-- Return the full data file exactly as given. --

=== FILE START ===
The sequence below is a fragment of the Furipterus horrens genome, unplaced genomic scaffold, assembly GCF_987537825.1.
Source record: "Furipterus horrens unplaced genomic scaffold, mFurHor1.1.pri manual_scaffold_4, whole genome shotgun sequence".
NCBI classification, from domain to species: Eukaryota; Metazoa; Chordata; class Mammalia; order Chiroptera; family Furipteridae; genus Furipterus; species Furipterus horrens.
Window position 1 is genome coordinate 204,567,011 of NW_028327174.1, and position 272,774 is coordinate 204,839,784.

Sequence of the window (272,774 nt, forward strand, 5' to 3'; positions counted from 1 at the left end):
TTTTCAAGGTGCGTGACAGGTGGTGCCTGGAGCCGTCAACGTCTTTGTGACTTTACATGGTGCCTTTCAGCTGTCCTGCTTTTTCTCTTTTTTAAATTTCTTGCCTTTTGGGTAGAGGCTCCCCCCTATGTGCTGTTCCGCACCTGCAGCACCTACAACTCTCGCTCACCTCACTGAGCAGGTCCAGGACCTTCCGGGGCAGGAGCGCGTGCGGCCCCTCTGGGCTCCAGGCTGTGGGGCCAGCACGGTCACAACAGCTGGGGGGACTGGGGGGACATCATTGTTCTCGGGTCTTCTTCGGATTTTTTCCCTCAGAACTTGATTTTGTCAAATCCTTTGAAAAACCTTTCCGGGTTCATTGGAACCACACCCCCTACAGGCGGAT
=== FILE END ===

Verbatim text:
The sequence below is a fragment of the Furipterus horrens genome, unplaced genomic scaffold, assembly GCF_987537825.1.
Source record: "Furipterus horrens unplaced genomic scaffold, mFurHor1.1.pri manual_scaffold_4, whole genome shotgun sequence".
NCBI classification, from domain to species: Eukaryota; Metazoa; Chordata; class Mammalia; order Chiroptera; family Furipteridae; genus Furipterus; species Furipterus horrens.
Window position 1 is genome coordinate 204,567,011 of NW_028327174.1, and position 272,774 is coordinate 204,839,784.

Sequence of the window (272,774 nt, forward strand, 5' to 3'; positions counted from 1 at the left end):
TTTTCAAGGTGCGTGACAGGTGGTGCCTGGAGCCGTCAACGTCTTTGTGACTTTACATGGTGCCTTTCAGCTGTCCTGCTTTTTCTCTTTTTTAAATTTCTTGCCTTTTGGGTAGAGGCTCCCCCCTATGTGCTGTTCCGCACCTGCAGCACCTACAACTCTCGCTCACCTCACTGAGCAGGTCCAGGACCTTCCGGGGCAGGAGCGCGTGCGGCCCCTCTGGGCTCCAGGCTGTGGGGCCAGCACGGTCACAACAGCTGGGGGGACTGGGGGGACATCATTGTTCTCGGGTCTTCTTCGGATTTTTTCCCTCAGAACTTGATTTTGTCAAATCCTTTGAAAAACCTTTCCGGGTTCATTGGAACCACACCCCCTACAGGCGGAT